Japanese love Daikon radish as it is a versatile vegetable that can be cooked in a variety of dishes. You can enjoy the whole daikon from leaves to root. Discover how Japanese use different parts of this white radish with a variety of cooking methods that suit each part of the plant, and how to store it correctly too.
What is Daikon?
大(large) 根(root) literally means large root. So it is a large root vegetable which belongs to a cruciferous vegetable group like cabbage and broccoli. Although it originated on the mediterranean coast and had been also eaten in ancient Egypt, Greece and Rome, Daikon radish is the most familiar and popular root vegetable among Japanese people. Both percentages of production and consumption of the vegetable by Japanese are very high in the world. In Japan, there are various local varieties, such as Aokubi (commonly distributed through the market in Japan), Miyajima, Moriguchi and Sakurajima etc.
Why You Will Love The White Radish
You will love it because it contains Vitamin C and the digestive enzyme diastase in its roots. Furthermore, its leaves are also edible and full of nutrients. The leaves contain a large amount of carotene, vitamin B, C, D and E. Moreover, this Japanese radish is such an all-purpose vegetable so it can be enjoyed in various dishes such as pickled daikon, salads, oden, stir-fried dishes, soups condiments.
Where to Get Daikon From?
Daikon is in season in winter, however, you can buy it throughout the year in Japan. I can only speak for Australia where now I live, but as Japanese cuisine becomes more popular so does this white radish. Now I can buy this special vegetable from local fresh produce markets in winter and also from Japanese/Asian grocers almost year around. If you can not find it in your local shops, you can grow daikon from seed. It is not a difficult vegetable to grow and you can get Daikon Radish Seeds easily from online shops. I found mine from Bunnings.
How to Pick Good Daikon?
Choose the ones which are firm and taut to the touch and quite solid and heavy. Also, it has white and smooth skin with evenly spaced small holes which are straight down to the bottom. It is said that if those small holes are uneven and distorted, then the vegetable will have a strong pungent taste. Thus, choose the one that has fresh leaves, so not discoloured yellow and wilted. The leaves are edible too, so if you can buy it with leaves, you get more for your money. If the leaves are cut, avoid the cut part for it is dry and pithy. If new leaves are shooting avoid buying these because this is signs of older age.
What Dikon can be Substituted with?
Turnip (kabu in Japanese), Radish (Hatsuka daikon), Kohlrabi or winter melon can be substituted where you need Japanese radish in recipes.
How Daikon is Used in Japanese cooking?
Leaves: Ohitashi salad, Stir fry and also it will make good furikake.
Top: The top part where the stems start, is juicier and sweeter hence this part is suitable served raw as salad and Daikon Oroshi (grated).
The middle part: has a balanced taste of sweet and spicy and the texture is soft firm. So it is recommended to use in dishes which can enhance the taste and texture of Daikon such as Oden.
The bottom part: This part has a spicer taste and contains less juice. Therefore seasonings easily penetrate through so it is recommended to use for pickles and simmered dishes or as an ingredient for a soup such as miso soup.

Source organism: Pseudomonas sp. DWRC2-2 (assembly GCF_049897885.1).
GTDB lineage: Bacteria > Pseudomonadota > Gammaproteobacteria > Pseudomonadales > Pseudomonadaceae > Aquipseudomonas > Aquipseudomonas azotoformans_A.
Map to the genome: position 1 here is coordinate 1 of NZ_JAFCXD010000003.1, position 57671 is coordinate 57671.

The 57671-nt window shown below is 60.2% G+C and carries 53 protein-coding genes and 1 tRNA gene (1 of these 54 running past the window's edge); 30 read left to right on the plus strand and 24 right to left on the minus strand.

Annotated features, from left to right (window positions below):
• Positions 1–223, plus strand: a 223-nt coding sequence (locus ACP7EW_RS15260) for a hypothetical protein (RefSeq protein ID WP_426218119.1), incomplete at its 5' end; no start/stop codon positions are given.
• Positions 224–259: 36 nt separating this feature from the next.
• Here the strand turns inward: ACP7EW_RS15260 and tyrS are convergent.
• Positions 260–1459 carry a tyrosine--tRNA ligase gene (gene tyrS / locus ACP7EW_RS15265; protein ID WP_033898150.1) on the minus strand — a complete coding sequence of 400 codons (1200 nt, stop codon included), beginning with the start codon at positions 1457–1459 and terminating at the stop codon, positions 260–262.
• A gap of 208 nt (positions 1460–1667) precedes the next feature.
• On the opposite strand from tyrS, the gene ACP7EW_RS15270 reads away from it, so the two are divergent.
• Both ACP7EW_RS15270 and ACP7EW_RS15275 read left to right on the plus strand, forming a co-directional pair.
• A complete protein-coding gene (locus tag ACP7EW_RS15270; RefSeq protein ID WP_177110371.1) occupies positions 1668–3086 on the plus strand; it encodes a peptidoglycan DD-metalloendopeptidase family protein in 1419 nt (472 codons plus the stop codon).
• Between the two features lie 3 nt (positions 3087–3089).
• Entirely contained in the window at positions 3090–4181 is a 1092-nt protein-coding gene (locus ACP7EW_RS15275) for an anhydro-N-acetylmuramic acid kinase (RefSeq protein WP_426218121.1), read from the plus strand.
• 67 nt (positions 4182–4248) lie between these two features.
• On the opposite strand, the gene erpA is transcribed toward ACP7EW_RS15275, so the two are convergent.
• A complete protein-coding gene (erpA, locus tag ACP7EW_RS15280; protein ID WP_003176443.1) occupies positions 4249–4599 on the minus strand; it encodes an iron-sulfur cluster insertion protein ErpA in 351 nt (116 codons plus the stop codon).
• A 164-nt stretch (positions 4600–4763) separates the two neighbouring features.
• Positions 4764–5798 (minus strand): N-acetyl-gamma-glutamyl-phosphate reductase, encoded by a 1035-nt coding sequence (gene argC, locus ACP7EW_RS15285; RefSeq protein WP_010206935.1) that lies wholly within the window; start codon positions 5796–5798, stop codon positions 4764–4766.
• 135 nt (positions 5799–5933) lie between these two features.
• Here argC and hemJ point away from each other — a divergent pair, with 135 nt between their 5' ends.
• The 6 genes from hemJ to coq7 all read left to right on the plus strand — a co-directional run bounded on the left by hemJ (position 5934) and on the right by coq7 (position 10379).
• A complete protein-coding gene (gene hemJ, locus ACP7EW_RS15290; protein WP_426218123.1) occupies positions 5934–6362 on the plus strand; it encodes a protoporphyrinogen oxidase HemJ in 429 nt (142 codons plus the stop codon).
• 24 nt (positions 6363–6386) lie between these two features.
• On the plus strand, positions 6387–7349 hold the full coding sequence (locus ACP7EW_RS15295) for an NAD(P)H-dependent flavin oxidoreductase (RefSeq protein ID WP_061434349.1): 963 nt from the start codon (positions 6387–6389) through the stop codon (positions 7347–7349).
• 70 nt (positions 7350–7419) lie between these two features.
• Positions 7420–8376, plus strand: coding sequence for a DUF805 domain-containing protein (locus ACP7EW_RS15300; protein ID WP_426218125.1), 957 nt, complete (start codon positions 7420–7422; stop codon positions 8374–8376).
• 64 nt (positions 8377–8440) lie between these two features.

Which part is the best for Daikon Oroshi (grated Daikon)?
If you like a sweeter taste, use the top part and cut the radish vertically, and grate it along the fibres. In addition, the spiciness can be further reduced by leaving it for a while after grated instead of using it straight away.
On the other hand, if you prefer stronger spice, use the bottom part of radish. Cut it horizontally, then grate against the fibres to break it right before it is consumed.
How to Store Daikon?
Unless you have a large family to feed, it is hard to use the whole daikon in one go since this white radish is quite big in size. Therefore, it is important for most people to store the vegetable properly. It contains a lot of moisture and that moisture will be dried out from the leaves. Thus if you buy it with leaves still attached, the first thing you need to do is to remove the leaves because the leaves will deprive nutrients and water from its root. The leaves will wilt quickly so eat them on the day you but it if possible.
Wrap the Japanese radish with kitchen paper towel or newspaper and then with a sheet of cling wrap. Keep it upright in the fridge the same as you do for Shungiku. They will keep for about 2 weeks.
Pre-cut the radish according to how it is going to be used. Place them in a ziplock freezer bag in one portion sizes. Those frozen daikon pieces will be great in soup, and simmered dishes. Also, you can freeze grated daikon. Drain the juice from the grated radish, put them in a ziplock bag and freeze it. They will keep for about 3 weeks.
Healthy Recipes Using Daikon
A: Yes and no. For grated daikon, I would get an organically grown one and use it without peeling because food enzymes and nutrients are abundant near the skin. The skin also has an astringent taste as well so Japanese peel and prepare it in the water used to wash rice which will remove the astringent taste.
A: Yes. It will last for about three days in room temperature. In winter could be a little longer. See how to store in the above post.
A: This radish only has 2.7g net carb. Therefore it is definitely keto-friendly.
A: Yes according to https://www.monashfodmap.com/blog/winter-warming-fun-asian-hot-pot/
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